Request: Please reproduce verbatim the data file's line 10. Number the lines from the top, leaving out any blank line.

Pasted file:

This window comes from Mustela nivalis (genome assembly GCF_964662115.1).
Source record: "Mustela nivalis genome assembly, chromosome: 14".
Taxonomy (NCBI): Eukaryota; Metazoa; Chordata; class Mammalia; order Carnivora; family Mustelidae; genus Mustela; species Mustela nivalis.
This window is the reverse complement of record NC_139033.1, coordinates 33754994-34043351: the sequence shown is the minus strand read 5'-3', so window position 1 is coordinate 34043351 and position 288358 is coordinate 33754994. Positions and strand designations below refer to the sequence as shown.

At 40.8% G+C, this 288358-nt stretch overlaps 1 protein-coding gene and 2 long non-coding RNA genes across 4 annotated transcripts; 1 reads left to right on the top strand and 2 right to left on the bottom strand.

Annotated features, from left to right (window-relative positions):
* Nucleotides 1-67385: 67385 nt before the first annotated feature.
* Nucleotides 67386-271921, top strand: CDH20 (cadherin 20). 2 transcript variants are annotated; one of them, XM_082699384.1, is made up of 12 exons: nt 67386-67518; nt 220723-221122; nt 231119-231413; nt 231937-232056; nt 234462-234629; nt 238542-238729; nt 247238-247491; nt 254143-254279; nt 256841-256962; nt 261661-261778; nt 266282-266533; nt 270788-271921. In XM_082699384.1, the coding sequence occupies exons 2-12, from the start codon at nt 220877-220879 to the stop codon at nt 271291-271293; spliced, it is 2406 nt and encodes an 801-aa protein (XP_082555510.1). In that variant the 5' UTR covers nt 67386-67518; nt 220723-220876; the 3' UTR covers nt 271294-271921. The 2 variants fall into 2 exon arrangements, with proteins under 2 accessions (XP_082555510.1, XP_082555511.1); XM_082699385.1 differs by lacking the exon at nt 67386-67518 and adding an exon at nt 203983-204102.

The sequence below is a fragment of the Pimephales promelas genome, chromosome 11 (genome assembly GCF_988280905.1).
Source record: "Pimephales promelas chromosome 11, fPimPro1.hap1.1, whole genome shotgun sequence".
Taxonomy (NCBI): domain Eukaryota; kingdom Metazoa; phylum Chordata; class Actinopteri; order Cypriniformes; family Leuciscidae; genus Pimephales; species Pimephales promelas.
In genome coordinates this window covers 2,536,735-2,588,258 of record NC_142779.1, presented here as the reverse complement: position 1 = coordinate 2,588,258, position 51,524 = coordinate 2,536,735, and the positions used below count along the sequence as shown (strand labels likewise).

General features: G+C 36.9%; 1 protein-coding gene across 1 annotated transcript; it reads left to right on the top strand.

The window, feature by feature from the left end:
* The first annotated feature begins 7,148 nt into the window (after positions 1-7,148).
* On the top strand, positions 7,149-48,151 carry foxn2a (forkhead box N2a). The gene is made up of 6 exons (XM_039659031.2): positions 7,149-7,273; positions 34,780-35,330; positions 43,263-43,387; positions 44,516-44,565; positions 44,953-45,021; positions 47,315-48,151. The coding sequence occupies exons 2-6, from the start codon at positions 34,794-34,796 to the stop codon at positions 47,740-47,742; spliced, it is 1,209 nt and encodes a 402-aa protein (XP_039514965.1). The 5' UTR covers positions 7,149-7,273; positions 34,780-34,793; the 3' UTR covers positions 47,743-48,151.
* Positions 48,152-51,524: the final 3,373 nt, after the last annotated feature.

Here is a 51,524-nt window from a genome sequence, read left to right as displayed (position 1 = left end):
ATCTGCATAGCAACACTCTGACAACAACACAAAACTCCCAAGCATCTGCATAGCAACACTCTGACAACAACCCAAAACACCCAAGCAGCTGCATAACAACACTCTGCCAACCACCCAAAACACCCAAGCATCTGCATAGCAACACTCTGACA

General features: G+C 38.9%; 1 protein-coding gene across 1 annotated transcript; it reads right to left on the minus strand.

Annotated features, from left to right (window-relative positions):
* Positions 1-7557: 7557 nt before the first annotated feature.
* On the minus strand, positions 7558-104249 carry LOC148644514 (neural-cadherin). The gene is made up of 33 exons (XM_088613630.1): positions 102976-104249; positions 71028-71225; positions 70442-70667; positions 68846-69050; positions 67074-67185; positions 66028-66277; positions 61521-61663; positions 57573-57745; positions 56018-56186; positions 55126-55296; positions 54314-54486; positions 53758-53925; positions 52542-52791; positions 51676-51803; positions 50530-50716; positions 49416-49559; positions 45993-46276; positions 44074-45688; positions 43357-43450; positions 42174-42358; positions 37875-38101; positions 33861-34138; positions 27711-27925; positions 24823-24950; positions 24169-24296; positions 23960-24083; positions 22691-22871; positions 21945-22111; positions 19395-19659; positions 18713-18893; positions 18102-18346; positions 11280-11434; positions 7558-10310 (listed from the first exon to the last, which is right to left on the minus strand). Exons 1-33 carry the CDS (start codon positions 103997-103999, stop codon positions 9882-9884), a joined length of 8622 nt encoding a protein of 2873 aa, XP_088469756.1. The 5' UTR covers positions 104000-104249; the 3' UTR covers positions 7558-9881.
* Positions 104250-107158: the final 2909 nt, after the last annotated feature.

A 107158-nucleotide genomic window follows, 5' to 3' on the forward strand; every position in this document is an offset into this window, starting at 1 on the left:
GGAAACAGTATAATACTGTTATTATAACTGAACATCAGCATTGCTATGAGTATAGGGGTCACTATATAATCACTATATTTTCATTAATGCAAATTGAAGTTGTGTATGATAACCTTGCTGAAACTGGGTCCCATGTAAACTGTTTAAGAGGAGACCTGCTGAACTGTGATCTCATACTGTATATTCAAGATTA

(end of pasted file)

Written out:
Source record: "Pimephales promelas chromosome 11, fPimPro1.hap1.1, whole genome shotgun sequence".